The terminal part of the Morteratsch glacier from a photogrammetric reconstruction (September 2016). Cryoconite samples collection sites are indicated by dots (black 2015; white 2016), the black square is used for moraine sediment collection site). On the right some cryoconite holes sampled to the aim of this work; 5 cm bar is reported.

The Alps are set in the middle of Europe. Being surrounded by some of the most industrialized and inhabited regions of the planet. Their position is extremely sensitive to atmospheric pollution12, 18, including radioactive fallout associated to punctual accidents and to global contamination19,20,21. Such features make Alpine glaciers an ideal terrain to better comprehend the role played by glaciers and cryoconite in determining the fate of many natural and anthropic atmospheric species in glacial environments.

Results and Discussion

Full data, including Pearson correlation coefficients are found in the Supplementary Material. In Fig. 2 a wide selection of data is graphically presented, more detailed data are shown in Figs 3, 4 and 5. Principal component analysis main results are presented in Fig. 6.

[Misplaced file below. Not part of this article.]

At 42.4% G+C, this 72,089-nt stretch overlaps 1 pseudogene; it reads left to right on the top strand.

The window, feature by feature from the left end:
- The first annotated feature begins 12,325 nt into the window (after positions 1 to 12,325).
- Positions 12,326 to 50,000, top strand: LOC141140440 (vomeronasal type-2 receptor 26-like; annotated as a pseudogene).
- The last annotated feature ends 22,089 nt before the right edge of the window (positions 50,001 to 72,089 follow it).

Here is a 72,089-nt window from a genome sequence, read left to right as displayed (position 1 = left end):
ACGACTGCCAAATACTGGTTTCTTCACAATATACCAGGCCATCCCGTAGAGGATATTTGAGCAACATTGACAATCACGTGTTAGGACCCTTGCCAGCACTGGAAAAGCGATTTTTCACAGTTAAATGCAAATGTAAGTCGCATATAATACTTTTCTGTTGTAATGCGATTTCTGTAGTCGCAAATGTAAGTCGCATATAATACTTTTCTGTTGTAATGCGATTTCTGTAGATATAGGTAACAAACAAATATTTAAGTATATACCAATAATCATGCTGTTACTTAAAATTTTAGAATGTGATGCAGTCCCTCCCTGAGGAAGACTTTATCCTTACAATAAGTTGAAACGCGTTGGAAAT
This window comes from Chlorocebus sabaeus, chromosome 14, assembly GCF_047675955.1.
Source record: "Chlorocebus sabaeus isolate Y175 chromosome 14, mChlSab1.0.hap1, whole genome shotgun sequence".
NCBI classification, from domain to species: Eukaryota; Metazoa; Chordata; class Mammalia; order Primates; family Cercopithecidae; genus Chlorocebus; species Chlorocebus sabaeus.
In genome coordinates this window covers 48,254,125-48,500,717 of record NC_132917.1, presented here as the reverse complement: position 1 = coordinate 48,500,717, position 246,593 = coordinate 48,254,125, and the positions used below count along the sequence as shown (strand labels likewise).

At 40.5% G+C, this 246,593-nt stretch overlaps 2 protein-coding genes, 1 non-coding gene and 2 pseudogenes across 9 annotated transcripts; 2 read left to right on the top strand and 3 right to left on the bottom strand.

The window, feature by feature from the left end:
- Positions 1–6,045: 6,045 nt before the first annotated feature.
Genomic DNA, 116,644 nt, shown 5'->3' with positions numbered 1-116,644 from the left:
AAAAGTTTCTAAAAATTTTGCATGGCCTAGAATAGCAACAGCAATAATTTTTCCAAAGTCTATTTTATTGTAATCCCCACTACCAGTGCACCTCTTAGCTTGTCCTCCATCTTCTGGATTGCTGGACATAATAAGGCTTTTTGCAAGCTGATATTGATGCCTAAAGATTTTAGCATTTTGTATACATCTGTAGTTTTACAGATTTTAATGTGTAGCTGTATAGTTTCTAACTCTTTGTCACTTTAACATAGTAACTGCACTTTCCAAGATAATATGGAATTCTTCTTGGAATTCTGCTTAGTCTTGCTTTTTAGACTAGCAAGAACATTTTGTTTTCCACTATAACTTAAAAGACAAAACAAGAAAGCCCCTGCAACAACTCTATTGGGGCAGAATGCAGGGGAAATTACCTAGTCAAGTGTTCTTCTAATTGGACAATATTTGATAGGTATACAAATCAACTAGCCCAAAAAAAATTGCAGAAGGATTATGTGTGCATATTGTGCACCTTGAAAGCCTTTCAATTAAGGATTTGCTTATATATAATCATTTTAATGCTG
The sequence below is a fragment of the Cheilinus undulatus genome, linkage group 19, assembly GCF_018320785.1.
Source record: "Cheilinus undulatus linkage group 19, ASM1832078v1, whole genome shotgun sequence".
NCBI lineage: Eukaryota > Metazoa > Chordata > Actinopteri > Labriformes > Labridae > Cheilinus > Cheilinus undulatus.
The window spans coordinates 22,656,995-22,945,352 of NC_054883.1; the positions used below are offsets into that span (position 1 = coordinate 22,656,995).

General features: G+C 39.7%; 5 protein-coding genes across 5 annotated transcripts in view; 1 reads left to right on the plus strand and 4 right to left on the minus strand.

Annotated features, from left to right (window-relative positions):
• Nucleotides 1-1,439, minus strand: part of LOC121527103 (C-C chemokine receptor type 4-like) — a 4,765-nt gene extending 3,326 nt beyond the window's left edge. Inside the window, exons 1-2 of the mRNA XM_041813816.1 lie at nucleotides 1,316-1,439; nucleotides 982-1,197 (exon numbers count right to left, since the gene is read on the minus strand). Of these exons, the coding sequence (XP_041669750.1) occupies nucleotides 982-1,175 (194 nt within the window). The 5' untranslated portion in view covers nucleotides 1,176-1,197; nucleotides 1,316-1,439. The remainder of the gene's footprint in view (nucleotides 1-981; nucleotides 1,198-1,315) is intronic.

Figure 2
Figure 2

Average data about natural radioactivity (panel a), elemental composition (panel b) and carbonaceous content (panel c). In the first two panels average results about cryoconite and moraine sediments are presented (dark and light colors respectively). Not all nuclide labels are reported for U and Th chains, see Fig. 3 for the complete list. In panel c data related to single sample are shown, lines refer to average and standard deviation values. Asterisks highlight to values below detection limit.

Figure 3
Figure 3